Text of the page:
Lacto PAFI Techno Resources Corporation

Block nutritional deficiencies with Lactopafi PDF Print E-mail
Written by Vice-Gov. Greg Sanchez Jr.   
Monday, 13 April 2009 14:08

Because of its strong components such as fresh cow’s milk, soy beans and the strong forces of lactobacillus bacterium, Lactopafi is composed of broad spectrum of vitamins, like B Complex, A, E, D, and K; and minerals such as calcium, phosphorus, potassium, sodium, sulfur, aluminum, copper, iodine, manganese, and zinc.

          Further, Lactopafi contains 33 amino acids. Glutamine, for example, helps increase cell hydration and volume, and promotes protein synthesis. Glutamine also serves as the primary fuel for the white blood cells of the immune system. Diminished blood levels of glutamine after exercise may contribute to immunosuppression, in which the immune system can’t fight off infections.

Assertively, Lactopafi can powerfully fill these nutritional deficiencies:

•  Thiamine deficiency is a risk for the elderly, for people of all ages who
    participate in strenuous exercise, and for those who are severely ill. A
   severe lack of thiamine causes the vitamin-deficiency disease known as
   beriberi, a neurological and cardiovascular disorder characterized by
   muscular weakness, swelling of the heart, leg cramps, and, in severe
   cases, heart failure and death. Thiamine deficiency in severe alcoholics (a
   result of malnutrition) may lead to a central nervous system condition
   known as Wernicke-Korsakoff syndrome, which can cause paralysis of
   the eye muscles, extreme memory loss, and dementia
• Rickets, nutritional disorder characterized by skeletal deformities. Rickets
   is caused by a decreased concentration of the mineral hydroxyapatite in  
   bones and cartilage due to low levels of calcium and phosphorus in the
   blood. Vitamin D is essential for the maintenance of normal calcium and
   phosphorus levels. Classic rickets, a deficiency disease of children
   characterized by improper development or hardening of bones, is due to
   lack of sufficient vitamin D in the diet, or to insufficient ultraviolet
   radiation from direct sunlight, a lack that prevents conversion of the
   element 7-dehydrocholesterol in the skin to vitamin D.
•  Riboflavin, also called vitamin B2 or vitamin G, a substance essential for
   the breakdown and utilization of carbohydrates, fats, and proteins in the
  body, and in the production of energy. Riboflavin plays a vital role in the

   health   of  the  skin  and is needed for production of certain hormones by
   the  adrenal  glands,  the pair of hormone-secreting  organs  that sit on top
   of   each   kidney.    A   lack   of   riboflavin   in  the  diet   may  result  in
   inflammation,    scaling,    and    blistering     of     the     skin  - symptoms
   characteristic  of   such   conditions  as  dermatitis  and  eczema.    Other
   problems can include general fatigue,  burning  eyes, cracks and sores in
   mouth  and  on  the  lips,  and  digestive problems.   Because it is a water-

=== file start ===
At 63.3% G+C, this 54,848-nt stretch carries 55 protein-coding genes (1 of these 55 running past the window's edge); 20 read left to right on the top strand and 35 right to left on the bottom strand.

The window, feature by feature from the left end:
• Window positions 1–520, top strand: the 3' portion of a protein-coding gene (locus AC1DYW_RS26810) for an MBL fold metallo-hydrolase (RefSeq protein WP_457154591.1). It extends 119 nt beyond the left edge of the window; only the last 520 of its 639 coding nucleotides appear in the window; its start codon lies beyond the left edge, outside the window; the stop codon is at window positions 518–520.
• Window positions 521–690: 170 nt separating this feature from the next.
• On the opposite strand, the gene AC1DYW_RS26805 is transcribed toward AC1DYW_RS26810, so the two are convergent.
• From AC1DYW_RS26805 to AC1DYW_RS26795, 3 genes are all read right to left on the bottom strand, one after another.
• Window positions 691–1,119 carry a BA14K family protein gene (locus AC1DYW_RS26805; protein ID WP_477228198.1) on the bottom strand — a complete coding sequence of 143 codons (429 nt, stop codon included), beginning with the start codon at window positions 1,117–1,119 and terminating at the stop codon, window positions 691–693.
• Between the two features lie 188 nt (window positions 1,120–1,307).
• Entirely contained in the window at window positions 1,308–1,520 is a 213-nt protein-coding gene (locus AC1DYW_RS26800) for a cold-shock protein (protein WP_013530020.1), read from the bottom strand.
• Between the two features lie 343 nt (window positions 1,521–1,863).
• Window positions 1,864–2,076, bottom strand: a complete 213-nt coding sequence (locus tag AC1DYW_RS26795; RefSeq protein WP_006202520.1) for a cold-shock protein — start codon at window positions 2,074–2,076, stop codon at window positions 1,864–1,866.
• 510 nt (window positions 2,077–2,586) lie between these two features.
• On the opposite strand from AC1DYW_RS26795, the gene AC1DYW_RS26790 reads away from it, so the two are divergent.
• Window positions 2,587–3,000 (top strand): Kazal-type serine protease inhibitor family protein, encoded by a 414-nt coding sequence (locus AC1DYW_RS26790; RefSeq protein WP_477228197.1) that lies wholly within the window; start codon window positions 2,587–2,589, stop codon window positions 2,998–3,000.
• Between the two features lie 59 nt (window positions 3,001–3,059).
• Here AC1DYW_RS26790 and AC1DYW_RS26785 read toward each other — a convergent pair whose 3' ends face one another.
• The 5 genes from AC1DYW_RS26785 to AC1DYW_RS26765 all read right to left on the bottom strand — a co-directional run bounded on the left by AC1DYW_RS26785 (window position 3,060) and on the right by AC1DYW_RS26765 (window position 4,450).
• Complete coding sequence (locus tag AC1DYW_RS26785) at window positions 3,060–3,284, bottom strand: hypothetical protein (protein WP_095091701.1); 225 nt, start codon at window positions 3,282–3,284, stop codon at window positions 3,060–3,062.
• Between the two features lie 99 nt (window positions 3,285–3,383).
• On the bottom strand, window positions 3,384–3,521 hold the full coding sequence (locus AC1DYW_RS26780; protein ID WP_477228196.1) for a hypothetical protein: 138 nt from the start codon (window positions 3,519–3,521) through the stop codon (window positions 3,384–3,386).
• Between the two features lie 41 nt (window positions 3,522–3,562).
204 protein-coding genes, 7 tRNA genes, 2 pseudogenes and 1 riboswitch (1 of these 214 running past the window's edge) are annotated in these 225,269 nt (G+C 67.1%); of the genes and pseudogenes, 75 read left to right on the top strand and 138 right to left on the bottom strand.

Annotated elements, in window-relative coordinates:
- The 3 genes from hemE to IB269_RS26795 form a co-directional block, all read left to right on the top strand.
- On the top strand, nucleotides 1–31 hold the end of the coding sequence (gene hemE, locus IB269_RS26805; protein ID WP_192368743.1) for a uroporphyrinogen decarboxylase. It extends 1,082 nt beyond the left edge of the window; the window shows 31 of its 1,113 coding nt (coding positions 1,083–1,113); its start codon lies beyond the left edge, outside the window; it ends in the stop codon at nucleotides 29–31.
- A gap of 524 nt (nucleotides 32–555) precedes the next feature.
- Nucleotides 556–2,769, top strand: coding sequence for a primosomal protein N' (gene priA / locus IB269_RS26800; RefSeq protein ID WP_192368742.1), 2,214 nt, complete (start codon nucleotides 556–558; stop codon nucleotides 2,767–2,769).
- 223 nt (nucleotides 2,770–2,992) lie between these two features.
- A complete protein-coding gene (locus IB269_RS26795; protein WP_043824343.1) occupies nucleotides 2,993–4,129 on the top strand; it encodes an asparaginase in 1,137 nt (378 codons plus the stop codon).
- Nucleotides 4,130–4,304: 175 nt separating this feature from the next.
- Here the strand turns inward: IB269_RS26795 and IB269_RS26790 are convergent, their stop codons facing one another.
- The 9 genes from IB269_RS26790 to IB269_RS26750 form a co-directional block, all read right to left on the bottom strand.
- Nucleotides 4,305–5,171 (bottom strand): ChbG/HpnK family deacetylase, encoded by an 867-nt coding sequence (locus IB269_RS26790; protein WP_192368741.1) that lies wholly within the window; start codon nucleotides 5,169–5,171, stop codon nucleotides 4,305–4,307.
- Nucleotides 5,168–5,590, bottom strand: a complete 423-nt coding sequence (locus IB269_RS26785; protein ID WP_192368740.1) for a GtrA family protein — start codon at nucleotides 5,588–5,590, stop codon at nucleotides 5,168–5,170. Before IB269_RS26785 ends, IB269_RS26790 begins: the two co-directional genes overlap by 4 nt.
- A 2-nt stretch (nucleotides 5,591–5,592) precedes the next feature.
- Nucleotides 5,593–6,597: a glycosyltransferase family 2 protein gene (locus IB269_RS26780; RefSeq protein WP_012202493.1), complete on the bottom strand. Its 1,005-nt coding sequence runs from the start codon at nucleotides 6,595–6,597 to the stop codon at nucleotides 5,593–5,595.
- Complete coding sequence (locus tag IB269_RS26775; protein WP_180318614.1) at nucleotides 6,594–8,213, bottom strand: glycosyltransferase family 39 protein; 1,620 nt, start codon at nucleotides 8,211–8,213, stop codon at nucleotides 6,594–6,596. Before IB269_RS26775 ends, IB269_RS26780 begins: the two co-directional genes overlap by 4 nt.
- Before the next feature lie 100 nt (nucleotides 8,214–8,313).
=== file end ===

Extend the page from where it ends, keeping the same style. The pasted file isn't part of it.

soluble vitamin - that  is,  it  is  not  stored  in the body, but is excreted  in
   sweat or urine - riboflavin  needs  to  be  constantly  replaced in the body.
•  Folic acid, or folacin, is a coenzyme needed for forming body protein and
   hemoglobin. Recent investigations show that folic acid deficiency may be
   responsible for neural tube defects, a type of  birth  defect  that  results in
   severe brain or neurological disorders
 
•  Deficiencies   in  vitamin B6,   vitamin B12,   and  folic  acid  can  cause
   depression.
•  Pellagra, dietary-deficiency  disease resulting from inadequate intake or
   absorption of  niacin,  one  of  the components of the vitamin B complex.
   The disease often begins with weakness, lassitude, insomnia, and weight
   loss. Exposed skin on the neck,  hands,  arms, feet, and legs, particularly
   after  exposure  to  sunlight,  becomes  rough,  reddened,  and scaly, and
   painful mouth lesions develop.  The gastrointestinal  disturbances consist
   of   loss   of   appetite,    indigestion,    and    diarrhea;   nervous   system
   involvement appears later in the course of the disease and includes such
   symptoms  as  headache,  vertigo,  generalized aches,  muscular tremors,
   and mental disturbances.
•  Pernicious anemia, a chronic ailment that mostly affects people over 40,
   is a result of vitamin  B12  deficiency.   This vitamin is normally found in
   meats  and  vegetables  and  is  essential  for the maturation of red blood
   cells.   People  with  pernicious  anemia  are  unable  to produce intrinsic
   factor,  a  substance  that allows the small intestine to absorb  vitamin B12
•  Night  blindness  (difficulty  in  adapting  to  darkness)  is  a  symptom of
   vitamin A deficiency; other symptoms are excessive skin dryness; lack of
   mucous membrane secretion, causing susceptibility to bacterial  invasion;
   and dryness of the eyes due  to  a  malfunctioning  of  the  tear  glands, a
   major cause of blindness in children in developing countries.
 
•  Low glutamine  levels  may  also  result  in  overtraining syndrome, more
   commonly known as burnout.

 

 
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